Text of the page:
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AZ Homeless Teens Come Out of Shells With Drama Training

September 8, 2010

PHOENIX - A unique series of drama workshops is boosting the self-esteem of Arizona teenagers at a Phoenix homeless shelter. The iPlay curriculum, developed by Christopher Haines of the iTheatre Collaborative, has taught dozens of at-risk teens at the UMOM New Day Center about acting, improvisation and performance.

Haines says extra effort is required to bring the kids out of their shells.

"Working with any sort of teen group, you're going to run into those kind of issues of peer pressure and not wanting to look stupid in front of their friends and all that. But with this group, it was even more difficult for us to gain their trust."

The answer, Haines discovered, was increased individual attention, with one instructor-mentor for every four or five kids. The initial workshops were funded by a Piper Trust grant. Haines, who is artistic director of the iTheatre Collaborative, is now fund-raising for more workshops scheduled for November and next spring.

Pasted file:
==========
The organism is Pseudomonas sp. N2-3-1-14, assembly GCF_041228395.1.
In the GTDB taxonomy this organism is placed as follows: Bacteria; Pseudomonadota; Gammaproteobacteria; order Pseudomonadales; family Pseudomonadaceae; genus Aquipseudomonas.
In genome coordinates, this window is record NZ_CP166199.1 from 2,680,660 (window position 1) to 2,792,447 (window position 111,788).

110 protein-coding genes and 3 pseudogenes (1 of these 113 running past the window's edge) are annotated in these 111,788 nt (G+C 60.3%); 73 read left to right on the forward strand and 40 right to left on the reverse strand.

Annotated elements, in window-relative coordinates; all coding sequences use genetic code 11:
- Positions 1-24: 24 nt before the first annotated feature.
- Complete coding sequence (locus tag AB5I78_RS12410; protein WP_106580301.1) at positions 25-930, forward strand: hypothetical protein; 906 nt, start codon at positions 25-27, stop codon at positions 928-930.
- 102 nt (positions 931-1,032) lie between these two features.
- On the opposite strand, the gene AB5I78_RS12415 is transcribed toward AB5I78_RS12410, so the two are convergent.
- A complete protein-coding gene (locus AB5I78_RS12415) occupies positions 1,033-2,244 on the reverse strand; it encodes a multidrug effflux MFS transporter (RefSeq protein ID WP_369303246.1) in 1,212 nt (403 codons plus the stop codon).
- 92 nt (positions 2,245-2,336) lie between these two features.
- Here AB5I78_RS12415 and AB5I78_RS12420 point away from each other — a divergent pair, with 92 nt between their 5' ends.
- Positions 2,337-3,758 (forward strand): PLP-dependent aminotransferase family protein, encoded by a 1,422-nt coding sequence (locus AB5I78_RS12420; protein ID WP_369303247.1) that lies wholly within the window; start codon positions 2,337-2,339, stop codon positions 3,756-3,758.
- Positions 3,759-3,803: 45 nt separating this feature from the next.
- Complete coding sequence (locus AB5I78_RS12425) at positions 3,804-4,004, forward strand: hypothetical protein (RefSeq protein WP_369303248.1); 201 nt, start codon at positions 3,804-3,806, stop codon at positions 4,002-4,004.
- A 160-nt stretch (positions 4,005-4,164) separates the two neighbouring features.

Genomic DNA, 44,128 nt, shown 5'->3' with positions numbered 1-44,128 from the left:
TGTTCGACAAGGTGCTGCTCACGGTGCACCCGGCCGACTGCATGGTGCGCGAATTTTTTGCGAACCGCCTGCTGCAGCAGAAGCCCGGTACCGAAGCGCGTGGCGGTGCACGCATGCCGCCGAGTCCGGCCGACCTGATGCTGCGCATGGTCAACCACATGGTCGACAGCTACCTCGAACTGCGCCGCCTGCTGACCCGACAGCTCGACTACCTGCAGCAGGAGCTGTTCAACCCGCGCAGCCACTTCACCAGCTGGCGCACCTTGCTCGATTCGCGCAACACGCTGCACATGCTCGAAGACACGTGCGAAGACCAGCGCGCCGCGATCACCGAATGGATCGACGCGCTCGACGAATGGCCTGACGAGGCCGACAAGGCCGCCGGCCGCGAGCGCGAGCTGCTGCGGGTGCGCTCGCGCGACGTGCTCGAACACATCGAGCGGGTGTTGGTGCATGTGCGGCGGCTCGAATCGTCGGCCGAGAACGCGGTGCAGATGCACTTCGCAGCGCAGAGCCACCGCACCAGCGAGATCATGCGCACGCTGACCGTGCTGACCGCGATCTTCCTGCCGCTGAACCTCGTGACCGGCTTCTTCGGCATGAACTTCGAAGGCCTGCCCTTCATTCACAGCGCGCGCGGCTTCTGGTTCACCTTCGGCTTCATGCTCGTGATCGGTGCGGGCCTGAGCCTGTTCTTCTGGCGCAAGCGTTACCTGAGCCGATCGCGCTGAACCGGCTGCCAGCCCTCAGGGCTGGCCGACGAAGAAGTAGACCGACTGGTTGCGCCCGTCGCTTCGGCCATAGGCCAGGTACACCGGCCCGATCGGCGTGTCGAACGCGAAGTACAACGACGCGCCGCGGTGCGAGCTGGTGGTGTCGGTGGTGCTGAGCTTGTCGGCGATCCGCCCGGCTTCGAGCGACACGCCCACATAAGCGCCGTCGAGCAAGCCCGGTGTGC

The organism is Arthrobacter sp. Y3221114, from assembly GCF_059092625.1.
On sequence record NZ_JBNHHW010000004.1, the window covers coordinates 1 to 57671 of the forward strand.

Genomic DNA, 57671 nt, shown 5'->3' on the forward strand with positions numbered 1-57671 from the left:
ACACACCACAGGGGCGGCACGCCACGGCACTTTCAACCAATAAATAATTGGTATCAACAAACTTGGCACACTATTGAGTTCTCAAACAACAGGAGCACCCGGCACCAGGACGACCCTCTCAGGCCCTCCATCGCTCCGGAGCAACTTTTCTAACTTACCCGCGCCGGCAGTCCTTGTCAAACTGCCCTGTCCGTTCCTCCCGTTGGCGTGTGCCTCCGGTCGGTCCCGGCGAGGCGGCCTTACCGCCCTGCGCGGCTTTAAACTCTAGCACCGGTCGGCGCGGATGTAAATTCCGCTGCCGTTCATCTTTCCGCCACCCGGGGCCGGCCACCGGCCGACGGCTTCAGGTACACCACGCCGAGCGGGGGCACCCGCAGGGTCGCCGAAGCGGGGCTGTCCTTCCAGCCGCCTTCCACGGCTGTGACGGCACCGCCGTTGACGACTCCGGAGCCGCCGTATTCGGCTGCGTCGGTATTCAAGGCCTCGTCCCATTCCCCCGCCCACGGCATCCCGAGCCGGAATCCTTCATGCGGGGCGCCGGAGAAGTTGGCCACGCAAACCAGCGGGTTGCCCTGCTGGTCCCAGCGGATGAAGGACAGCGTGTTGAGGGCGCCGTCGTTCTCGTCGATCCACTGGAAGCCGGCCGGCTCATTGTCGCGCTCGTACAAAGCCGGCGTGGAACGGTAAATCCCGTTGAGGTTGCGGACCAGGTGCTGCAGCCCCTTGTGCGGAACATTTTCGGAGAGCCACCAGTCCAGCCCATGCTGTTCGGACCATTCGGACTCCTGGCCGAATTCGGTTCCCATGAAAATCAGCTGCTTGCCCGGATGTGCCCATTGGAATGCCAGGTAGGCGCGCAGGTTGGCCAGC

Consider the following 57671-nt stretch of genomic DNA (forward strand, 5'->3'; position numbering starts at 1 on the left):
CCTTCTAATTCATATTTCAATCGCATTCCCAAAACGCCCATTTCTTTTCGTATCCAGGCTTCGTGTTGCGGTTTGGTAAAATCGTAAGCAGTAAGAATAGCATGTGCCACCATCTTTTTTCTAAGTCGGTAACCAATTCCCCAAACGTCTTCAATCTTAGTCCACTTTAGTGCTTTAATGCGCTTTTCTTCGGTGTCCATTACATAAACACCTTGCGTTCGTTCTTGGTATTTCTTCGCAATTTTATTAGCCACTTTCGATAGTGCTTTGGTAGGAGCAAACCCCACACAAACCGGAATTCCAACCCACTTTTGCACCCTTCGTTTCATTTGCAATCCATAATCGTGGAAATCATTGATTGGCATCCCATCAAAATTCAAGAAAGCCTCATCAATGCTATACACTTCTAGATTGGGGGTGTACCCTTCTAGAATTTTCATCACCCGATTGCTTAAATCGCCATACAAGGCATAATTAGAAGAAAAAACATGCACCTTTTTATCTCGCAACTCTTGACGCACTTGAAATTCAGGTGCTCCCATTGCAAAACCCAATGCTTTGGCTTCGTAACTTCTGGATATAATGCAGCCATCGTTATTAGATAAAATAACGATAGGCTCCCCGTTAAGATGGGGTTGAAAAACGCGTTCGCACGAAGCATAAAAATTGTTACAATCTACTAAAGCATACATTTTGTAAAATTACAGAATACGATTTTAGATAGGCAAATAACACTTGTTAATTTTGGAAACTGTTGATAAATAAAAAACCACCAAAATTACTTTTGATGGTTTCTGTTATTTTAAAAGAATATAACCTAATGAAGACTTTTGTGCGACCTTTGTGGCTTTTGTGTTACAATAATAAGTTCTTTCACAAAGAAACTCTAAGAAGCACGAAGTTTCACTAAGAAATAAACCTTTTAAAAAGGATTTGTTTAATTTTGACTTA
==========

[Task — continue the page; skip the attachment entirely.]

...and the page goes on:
Melinda Gray, who works at the UMOM Center, says homeless kids have trust issues and are extremely reluctant to let friends and teachers know where they live. She says the iPlay program helps them to become more outgoing and to better express themselves.

"To be able to interact in a positive way but also to take more chances and, with this program, getting up and doing activities in front of their peers. Taking risks – good risks, actually, not bad ones."

Haines cites one of iPlay's successes, a 12-year old girl he describes as "awkwardly shy," who brought in a notebook filled with short stories she had written. She picked one of her stories to be used as the basis for an improvised scene.

"Performing wasn't maybe necessarily something she was interested in, but writing very much was. And so she saw the connection between her own writing and what theater could do for her writing."

Haines says he is refining the iPlay curriculum and plans to expand the workshops to other organizations that work with homeless, at-risk or disadvantaged youth.

Doug Ramsey, Public News Service - AZ